‚ÄčRoyton Roll of Honour

JOHN WILLIAM SHIRT
Age:27
Date of Death:22/02/1916
Rank:Private
Service No:17350
Regiment/Service:King's Own (Royal Lancaster Regiment)
Unit:8th Bn.
Cemetery:
Lijssenthoek Military Cemetery
Grave Ref:IV.D.20A.

John at the age of 18

John William Shirt was born in Royton on March 2nd 1888. He was the only child of James & Ellen. At the time of John's birth his father was a labourer.  At the time of the 1901 census they were living at 28 Union Street and ten years later could be found at 113 Middleton Road. The Shirt's then became the licensees at the Church Inn on Middleton Road.
John enlisted in the army in January 1915 and whilst still in England he married Sarah Ann Smith at St.Anne's Church at Lydgate in October of that same year. Sarah moved in with John's parents at the Church Inn.
John was sent out for active service in late December 1915, arriving in France on December 28th. He joined his new unit, the 8th Battalion of the King's Own Royal Lancaster Regiment shortly after - probably being a member of the 50 strong draft that reached the battalion on January 17th whilst the unit was in a rest camp in the area around Ypres. The 8th Battalion had been out at the front since September 1915 and counted a fair few Royton men amongst it's number.
The period that followed was one in and out of the frontline with no great actions to report. John must have been one of the battalion's machine gunners as while the battalion was in a rest camp on February 18th the unit's machine gun crews were sent up to the line in the early hours as support for a battalion of the Gordon Highlanders and one from the Suffolk Regiment. On the following day two casualties from the machine gunners are noted in the 8th KORL's war diary - one killed and one wounded. The wounded man was John Shirt. The dead man was Serjeant Lawrence Brooks (15814) from Wigan.
John was admitted to a Casualty Clearing Station, with wounds to his abomen, and after never regaining consciousness he passed away at 04:15 in the morning on February 22nd.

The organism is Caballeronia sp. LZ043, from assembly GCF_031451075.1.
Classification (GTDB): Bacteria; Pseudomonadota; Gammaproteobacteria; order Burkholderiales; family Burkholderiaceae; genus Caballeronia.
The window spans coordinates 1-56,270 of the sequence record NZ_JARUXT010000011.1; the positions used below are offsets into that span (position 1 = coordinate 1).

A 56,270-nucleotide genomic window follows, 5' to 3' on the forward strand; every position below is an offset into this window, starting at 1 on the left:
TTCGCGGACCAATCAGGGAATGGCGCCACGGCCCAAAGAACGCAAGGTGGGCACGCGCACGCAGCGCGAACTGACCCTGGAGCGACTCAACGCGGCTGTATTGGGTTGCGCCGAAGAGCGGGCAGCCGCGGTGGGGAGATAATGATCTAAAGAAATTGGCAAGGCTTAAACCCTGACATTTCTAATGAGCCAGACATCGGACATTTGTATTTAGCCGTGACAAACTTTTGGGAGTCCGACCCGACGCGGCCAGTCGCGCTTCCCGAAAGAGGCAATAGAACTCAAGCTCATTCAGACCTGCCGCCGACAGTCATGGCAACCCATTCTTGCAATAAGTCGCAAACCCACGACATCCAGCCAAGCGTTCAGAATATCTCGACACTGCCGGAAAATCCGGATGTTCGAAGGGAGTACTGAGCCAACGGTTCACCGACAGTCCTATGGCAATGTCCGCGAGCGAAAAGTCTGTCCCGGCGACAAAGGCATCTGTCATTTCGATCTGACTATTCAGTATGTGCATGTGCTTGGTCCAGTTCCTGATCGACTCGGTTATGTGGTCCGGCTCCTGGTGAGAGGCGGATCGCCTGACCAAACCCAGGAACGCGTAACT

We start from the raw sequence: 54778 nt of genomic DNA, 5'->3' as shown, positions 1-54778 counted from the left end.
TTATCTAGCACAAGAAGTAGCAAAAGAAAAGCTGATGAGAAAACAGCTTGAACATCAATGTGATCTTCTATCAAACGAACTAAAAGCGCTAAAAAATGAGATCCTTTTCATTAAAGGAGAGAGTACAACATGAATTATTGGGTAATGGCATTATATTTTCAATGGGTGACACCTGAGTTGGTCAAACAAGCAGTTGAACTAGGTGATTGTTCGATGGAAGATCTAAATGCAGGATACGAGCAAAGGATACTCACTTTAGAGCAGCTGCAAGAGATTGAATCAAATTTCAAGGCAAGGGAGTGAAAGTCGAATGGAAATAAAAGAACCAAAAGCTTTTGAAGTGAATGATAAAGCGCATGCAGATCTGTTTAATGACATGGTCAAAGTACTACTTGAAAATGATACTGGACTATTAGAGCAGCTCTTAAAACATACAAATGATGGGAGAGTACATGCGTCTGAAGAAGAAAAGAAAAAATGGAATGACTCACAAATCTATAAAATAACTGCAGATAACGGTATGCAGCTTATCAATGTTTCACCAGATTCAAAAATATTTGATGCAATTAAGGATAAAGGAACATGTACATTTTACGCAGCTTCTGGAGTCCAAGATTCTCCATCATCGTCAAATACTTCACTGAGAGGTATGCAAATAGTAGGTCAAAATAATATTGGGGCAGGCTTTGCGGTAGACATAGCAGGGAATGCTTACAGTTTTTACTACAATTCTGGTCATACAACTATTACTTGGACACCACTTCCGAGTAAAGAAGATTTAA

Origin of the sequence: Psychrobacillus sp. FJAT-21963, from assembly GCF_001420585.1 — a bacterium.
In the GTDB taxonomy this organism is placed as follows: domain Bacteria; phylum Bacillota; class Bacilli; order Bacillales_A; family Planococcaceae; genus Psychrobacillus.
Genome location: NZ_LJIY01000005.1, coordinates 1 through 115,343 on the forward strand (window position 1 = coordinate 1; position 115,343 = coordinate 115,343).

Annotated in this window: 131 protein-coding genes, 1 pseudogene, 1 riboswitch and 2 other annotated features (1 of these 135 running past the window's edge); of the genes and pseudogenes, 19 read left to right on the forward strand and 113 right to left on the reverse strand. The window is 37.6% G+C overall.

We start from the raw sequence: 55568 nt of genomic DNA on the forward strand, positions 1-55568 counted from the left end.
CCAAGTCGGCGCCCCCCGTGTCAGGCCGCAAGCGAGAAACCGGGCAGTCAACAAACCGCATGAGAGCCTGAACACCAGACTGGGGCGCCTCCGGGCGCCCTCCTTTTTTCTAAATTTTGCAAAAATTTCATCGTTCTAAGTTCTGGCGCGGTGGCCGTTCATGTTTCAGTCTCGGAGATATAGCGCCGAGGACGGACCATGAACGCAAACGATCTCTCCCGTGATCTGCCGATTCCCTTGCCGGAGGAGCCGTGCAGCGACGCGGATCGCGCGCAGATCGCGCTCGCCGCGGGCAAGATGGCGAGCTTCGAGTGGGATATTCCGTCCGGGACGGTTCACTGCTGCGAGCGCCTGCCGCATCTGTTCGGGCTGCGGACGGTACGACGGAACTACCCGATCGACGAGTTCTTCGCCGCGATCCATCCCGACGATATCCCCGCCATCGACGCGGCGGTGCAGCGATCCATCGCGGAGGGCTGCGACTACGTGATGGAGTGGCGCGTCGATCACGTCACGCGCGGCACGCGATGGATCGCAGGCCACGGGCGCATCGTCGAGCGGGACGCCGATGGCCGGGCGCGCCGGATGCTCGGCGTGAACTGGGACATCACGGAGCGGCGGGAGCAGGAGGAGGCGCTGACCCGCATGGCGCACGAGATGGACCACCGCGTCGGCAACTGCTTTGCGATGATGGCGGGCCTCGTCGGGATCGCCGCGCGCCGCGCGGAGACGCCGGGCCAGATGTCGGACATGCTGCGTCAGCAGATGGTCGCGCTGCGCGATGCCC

At St.Paul's Church on Sunday March 5th the Reverend J.H Humphrey said that John was a hero who had lain down his life for his country. He remembered him as a member of the church Sunday school. He said that John had always been a quiet, steady and respectable lad.
John's father, James, was to tragically drink himself to death - passing away on December 1st 1916 aged 49. His mother Ellen passed away herself in April 1917 at the age of 48, not long after she had posted the following in the Oldham Chronicle on February 24th 1917:

Could I have raised his dying head
or heard his last farewell
The grief would have not been so hard
For one who loved him well
No one knows how sad the parting was
or guessed what the farewell lost
But God and his Holy angels
Have gained what I have lost
We little knew as we said goodbye
We were parting forever and you were going to die
From his loving mother E.Shirt

John's widow Sarah moved to Mossley and in February 1918 the following appeared in the same newspaper:

Deep down in my heart
Aches a wound I try to hide
For a loved one dear, who knew no fear,
Who fought for England's Pride
Anchored by love, death cannot sever
I sadly miss him and will do for ever.
But the hardest part is yet to come,
When the heroes do return,
And I miss him among the cheering crowd
The one that will never return,
from his sorrowing wife. S.H Shirt
Grove School, Haddens, Mossley

John's name doesn't appear on Royton's War Memorial. Presumably this is to do with being an only child and both his parents dying soon after him, along with his widow moving away from the town. He is commemorated at both St.Paul's in Royton and St.Anne's in Lydgate.
Sarah Shirt had the following engraved on John's headstone:

TIME PASSES
BUT MEMORY NEVER FADES.
AT REST